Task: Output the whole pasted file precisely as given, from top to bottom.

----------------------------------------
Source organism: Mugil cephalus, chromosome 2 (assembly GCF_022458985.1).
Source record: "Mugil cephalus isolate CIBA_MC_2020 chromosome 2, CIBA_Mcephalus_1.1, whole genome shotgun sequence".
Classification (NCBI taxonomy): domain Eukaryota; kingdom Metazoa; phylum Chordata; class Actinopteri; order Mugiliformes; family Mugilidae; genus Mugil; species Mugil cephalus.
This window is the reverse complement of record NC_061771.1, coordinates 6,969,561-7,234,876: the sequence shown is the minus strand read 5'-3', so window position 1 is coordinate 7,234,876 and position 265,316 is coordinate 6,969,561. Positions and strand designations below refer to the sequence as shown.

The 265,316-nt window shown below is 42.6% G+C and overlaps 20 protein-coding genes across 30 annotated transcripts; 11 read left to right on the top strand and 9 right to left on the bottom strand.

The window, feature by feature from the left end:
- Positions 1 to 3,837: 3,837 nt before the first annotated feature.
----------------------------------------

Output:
Source organism: Mugil cephalus, chromosome 2 (assembly GCF_022458985.1).
Source record: "Mugil cephalus isolate CIBA_MC_2020 chromosome 2, CIBA_Mcephalus_1.1, whole genome shotgun sequence".
Classification (NCBI taxonomy): domain Eukaryota; kingdom Metazoa; phylum Chordata; class Actinopteri; order Mugiliformes; family Mugilidae; genus Mugil; species Mugil cephalus.
This window is the reverse complement of record NC_061771.1, coordinates 6,969,561-7,234,876: the sequence shown is the minus strand read 5'-3', so window position 1 is coordinate 7,234,876 and position 265,316 is coordinate 6,969,561. Positions and strand designations below refer to the sequence as shown.

The 265,316-nt window shown below is 42.6% G+C and overlaps 20 protein-coding genes across 30 annotated transcripts; 11 read left to right on the top strand and 9 right to left on the bottom strand.

The window, feature by feature from the left end:
- Positions 1 to 3,837: 3,837 nt before the first annotated feature.